Recent deadly attacks by Palestinians have shown a shift in the dynamics of militancy in the West Bank, as armed factions play less of a role and individual grievances trump ideology, analysts say.At a bustling market in the Palestinian political headquarters of Ramallah, customers clamour to get their hands on the latest hot trend.. . . . . . . . . . . . . . . . . . . . . . . . . . . . . . . . . . . . . . . . . . . . . . .
This season, it is T-shirts printed with an M16 rifle.
Clothing store manager Ahmed Abu Hamza said he has sold 12,000 of the shirts in the past week.
“The demand is terrifying,” he told AFP.
“It’s the recent conditions in Palestine, especially Jenin,” a militant hotbed in the northern West Bank that has seen a wave of arrests by the Israeli army, the 40-year-old said.
It was with an M16 rifle that gunman Dhia Hamarshah rampaged through the Tel Aviv ultra-Orthodox suburb of Bnei Brak late last month, killing five people.
That was one of four attacks by Palestinians and Arab-Israelis since late March that have left 14 people dead.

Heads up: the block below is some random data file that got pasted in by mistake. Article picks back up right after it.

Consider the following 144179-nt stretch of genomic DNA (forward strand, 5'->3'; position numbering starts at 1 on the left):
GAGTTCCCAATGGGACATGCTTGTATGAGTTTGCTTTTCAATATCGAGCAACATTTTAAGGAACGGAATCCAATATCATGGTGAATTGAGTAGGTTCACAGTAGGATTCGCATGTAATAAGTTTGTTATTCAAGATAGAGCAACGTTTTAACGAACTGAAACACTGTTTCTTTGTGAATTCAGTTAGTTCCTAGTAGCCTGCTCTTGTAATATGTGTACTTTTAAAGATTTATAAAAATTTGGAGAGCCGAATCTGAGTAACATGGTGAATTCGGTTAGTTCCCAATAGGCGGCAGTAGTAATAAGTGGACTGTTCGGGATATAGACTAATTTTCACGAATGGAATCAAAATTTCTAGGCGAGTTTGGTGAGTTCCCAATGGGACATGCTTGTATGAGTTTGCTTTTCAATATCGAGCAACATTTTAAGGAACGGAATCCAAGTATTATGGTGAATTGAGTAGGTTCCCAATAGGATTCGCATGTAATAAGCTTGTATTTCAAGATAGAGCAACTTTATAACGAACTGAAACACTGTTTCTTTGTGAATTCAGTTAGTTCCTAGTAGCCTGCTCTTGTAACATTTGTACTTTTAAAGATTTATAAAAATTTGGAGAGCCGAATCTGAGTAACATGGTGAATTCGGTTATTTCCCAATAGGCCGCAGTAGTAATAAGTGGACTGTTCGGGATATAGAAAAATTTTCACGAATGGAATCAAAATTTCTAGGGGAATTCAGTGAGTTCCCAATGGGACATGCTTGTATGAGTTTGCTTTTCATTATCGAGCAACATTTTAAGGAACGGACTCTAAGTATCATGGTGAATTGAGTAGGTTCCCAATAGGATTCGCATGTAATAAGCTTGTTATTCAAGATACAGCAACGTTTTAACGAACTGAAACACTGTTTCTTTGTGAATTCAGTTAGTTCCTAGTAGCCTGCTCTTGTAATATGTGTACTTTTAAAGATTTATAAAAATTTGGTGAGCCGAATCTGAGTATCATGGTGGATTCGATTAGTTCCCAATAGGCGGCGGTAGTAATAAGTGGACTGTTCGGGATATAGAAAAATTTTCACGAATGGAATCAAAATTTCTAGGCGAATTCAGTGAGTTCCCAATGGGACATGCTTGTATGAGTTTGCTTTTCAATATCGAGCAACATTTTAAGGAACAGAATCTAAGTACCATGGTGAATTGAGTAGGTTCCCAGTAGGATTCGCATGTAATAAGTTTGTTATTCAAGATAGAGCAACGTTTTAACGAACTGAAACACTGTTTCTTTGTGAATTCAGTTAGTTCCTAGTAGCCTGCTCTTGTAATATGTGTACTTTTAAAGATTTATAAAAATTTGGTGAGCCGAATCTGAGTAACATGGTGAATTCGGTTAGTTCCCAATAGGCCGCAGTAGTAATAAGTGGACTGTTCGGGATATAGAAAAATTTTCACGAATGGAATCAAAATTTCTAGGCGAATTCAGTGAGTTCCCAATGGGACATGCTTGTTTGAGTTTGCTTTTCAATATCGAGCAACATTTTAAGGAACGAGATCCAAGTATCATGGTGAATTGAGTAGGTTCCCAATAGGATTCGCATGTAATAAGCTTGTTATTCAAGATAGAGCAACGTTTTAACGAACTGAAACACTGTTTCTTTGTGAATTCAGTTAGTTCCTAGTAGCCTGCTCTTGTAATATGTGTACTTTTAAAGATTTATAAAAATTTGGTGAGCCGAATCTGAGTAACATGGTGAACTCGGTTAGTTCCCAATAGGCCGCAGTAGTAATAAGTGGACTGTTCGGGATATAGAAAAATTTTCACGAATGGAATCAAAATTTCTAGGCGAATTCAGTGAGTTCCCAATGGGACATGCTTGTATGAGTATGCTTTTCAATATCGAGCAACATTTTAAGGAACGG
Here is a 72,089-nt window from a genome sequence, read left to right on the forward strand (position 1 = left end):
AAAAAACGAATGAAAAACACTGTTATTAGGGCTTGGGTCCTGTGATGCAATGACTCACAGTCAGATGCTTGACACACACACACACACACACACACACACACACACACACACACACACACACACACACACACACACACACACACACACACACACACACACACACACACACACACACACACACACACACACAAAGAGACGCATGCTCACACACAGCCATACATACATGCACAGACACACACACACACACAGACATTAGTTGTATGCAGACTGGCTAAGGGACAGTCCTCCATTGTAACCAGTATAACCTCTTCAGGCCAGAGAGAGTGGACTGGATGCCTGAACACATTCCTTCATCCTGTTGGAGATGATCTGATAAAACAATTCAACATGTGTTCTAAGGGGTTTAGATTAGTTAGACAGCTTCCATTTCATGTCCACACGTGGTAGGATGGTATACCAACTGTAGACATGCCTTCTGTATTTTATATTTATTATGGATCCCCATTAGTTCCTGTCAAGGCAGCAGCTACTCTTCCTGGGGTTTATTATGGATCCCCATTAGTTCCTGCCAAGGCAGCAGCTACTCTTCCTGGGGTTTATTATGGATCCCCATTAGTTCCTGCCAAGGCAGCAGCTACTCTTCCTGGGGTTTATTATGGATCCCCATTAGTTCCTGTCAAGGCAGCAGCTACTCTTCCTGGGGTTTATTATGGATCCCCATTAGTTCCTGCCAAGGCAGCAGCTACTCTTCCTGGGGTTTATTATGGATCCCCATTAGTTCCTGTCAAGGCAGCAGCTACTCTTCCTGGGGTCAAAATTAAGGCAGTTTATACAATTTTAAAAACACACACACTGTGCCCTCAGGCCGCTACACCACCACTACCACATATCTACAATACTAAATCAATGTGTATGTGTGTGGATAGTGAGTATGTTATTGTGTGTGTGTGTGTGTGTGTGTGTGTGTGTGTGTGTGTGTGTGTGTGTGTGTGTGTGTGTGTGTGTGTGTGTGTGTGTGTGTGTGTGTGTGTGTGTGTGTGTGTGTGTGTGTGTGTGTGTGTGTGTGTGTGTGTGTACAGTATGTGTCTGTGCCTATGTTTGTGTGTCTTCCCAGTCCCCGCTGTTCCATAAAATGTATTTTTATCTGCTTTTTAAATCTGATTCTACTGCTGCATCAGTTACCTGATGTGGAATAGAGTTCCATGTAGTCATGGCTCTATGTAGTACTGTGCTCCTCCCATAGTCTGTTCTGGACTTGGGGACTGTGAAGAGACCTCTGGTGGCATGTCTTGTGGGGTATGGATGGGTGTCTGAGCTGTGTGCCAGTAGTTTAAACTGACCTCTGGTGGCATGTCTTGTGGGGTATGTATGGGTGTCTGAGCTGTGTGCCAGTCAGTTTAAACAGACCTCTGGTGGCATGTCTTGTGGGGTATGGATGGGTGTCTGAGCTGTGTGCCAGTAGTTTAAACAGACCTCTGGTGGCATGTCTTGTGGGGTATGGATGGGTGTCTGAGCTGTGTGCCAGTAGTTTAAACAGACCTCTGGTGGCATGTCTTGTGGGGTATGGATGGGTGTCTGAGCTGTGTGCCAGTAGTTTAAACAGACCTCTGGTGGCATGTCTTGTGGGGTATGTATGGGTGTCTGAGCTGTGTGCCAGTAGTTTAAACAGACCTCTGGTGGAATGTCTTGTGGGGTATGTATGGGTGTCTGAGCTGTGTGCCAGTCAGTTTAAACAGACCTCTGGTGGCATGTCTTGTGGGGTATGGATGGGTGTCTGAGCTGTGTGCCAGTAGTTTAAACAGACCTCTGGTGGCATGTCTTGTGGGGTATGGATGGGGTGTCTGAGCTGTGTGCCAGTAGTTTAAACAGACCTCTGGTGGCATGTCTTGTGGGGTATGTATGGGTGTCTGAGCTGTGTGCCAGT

Over the same period, a total of 23 Palestinians have been killed across the West Bank.
But while armed factions — from the Islamist Hamas movement to the secular Fatah party of president Mahmud Abbas — have long dominated Palestinian militancy, analyst Jihad Harb said the dynamics are changing.
“Today there is a new post-factional generation, and they are the ones who are taking the initiative,” he told AFP.
“The factions are no longer a revolutionary model, and operations today are motivated by revenge — revenge for a father, brother or a friend, or revenge for any Palestinian who was killed.”
Harb and others also pointed to social and economic grievances as motivating factors.
Hamas and Islamic Jihad carried out a string of bombings throughout the 1990s, and all three groups claimed responsibility for attacks during the second intifada, or uprising, between 2000 and 2005.
But in the recent attacks in Bnei Brak and elsewhere in greater Tel Aviv, observers say there is little evidence of the factions’ involvement.
Michael Milshtein, a former head of Palestinian affairs at Israeli military intelligence, said Palestinian militants were operating “with no organisational framework and no deep ideology”.
Young Palestinians “are tired of the slow dance, of the ideologies and the high politics,” Milshtein told AFP.
“They really want to express themselves, they want to promote individual efforts, they find a way to do this by committing those attacks.”
A senior Palestinian security official, who asked not to be identified, confirmed that the recent attacks were “individual operations”.
But, he said, Palestinian parties and factions “are trying to exploit these operations for their benefit”.